The restaurants prepare the dishes, then the Craveble team picks them up and transports them to their facility in a refrigerated truck. There, the dishes are sealed and blast chilled before shipped out. Once you receive them, store them in your fridge or freezer until you enjoy them.

Chicken tikka masala and Nepali chicken dumplings, both from Tashi Delek Cuisine in El Cerrito; plus butter chicken from Keeva Indian Kitchen in San Francisco.
Chicken tikka masala and Nepali chicken dumplings, both from Tashi Delek Cuisine in El Cerrito; plus butter chicken from Keeva Indian Kitchen in San Francisco.

Craveble invited me to try the service for free recently. I ordered nine items from seven different establishments in six different cities in Northern California. My delivery box showed up in 24 hours with everything cold and packed neatly. Every sealed dish was labeled to show what it contained, which restaurant it came from, and directions for heating.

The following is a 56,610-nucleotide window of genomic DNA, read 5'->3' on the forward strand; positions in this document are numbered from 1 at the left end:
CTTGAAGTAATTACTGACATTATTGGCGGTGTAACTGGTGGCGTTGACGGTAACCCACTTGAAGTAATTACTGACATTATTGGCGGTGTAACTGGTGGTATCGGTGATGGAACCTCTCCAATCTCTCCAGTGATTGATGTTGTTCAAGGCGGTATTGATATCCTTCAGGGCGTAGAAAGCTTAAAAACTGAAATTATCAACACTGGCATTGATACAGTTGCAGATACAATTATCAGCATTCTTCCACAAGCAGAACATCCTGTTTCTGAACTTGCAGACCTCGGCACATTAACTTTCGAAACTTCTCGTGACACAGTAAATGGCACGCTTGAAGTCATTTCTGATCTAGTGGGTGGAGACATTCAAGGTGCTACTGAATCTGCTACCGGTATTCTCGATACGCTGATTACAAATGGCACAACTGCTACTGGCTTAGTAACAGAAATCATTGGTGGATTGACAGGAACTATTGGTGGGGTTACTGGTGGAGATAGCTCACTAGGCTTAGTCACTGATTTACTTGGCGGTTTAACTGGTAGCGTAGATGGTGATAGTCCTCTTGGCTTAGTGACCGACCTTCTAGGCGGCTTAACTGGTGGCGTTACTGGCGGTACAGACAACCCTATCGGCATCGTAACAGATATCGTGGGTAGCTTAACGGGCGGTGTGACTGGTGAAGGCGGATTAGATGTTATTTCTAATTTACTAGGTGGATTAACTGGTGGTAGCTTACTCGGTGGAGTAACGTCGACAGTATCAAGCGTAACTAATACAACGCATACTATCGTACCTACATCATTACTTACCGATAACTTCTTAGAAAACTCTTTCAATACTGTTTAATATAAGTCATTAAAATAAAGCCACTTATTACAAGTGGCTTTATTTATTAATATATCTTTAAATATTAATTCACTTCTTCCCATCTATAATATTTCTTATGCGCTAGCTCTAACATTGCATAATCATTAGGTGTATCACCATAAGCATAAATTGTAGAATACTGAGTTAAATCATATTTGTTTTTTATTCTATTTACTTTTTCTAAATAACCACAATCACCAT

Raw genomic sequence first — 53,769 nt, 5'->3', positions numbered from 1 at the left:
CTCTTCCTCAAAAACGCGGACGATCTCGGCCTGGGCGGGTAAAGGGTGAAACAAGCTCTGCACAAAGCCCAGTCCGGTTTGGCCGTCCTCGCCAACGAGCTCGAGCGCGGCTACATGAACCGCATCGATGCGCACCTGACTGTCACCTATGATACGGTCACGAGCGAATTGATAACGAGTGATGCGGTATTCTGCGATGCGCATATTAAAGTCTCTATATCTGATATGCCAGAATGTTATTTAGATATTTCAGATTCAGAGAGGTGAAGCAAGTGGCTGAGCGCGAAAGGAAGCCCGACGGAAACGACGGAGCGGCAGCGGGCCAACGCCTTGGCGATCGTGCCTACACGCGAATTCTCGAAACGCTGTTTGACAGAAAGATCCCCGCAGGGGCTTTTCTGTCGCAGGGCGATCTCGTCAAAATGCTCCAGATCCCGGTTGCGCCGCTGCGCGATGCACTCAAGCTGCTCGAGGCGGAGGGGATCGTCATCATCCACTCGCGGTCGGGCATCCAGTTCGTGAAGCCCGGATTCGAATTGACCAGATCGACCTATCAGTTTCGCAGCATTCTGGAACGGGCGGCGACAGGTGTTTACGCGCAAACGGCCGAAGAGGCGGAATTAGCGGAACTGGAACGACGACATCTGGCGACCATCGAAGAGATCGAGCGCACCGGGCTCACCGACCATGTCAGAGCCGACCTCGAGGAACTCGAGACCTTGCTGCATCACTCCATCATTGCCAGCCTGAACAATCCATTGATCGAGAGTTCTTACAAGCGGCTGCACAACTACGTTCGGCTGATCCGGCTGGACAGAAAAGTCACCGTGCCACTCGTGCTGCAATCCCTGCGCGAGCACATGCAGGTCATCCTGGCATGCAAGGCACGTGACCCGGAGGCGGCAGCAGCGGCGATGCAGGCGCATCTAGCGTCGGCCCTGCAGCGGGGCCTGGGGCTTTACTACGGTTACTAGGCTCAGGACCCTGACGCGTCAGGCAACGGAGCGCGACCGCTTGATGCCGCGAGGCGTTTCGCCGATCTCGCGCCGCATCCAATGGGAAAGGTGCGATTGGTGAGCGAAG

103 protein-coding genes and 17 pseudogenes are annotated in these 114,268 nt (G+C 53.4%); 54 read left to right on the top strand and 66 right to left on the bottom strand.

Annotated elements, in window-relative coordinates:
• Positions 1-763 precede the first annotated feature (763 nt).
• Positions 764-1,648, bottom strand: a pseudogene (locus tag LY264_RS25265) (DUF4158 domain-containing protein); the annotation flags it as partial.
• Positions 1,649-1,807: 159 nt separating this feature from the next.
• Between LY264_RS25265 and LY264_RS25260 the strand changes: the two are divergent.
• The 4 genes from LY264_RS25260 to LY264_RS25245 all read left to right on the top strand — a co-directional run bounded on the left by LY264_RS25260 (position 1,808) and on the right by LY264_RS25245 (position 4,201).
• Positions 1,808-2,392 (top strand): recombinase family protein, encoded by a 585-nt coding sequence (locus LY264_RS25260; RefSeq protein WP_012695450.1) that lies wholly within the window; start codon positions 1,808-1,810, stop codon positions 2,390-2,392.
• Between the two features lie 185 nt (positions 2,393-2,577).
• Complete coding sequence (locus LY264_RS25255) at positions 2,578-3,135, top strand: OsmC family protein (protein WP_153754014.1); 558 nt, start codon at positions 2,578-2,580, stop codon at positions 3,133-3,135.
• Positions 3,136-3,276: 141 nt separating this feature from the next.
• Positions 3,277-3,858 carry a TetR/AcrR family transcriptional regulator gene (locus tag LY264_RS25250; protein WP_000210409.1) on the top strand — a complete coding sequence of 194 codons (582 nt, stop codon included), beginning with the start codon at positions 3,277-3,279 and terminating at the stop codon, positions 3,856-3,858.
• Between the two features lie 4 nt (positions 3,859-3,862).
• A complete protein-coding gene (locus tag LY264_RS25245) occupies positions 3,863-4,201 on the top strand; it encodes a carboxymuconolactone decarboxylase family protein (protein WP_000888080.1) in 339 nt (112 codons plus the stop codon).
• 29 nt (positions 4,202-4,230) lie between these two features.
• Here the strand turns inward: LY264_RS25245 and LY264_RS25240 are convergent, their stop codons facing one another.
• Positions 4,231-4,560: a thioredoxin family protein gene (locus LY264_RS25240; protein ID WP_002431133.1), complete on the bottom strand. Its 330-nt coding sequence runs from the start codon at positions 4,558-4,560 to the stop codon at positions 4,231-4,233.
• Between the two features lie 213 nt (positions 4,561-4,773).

If the wave of takeout during the height of the pandemic taught us anything, it’s that certain foods definitely take better to delivery than others. From that experience, I knew that anything braised or stewed certainly would withstand any travel time well.

That showed in the Indian and Nepali dishes I ordered. The butter chicken over rice ($13.99) from San Francisco’s Keeva Indian Kitchen heated up easily in the microwave. The saucy chicken had plenty of mild, creamy tomato sauce, though, the rice was a little watery.

The rice with the chicken tikka masala ($13.99) from El Cerrito’s Tashi Delek Cuisine suffered from a little wateriness, too. But the chicken itself was smoky, and redolent of cardamom and fenugreek. It hit squarely on the mild side of the heat meter.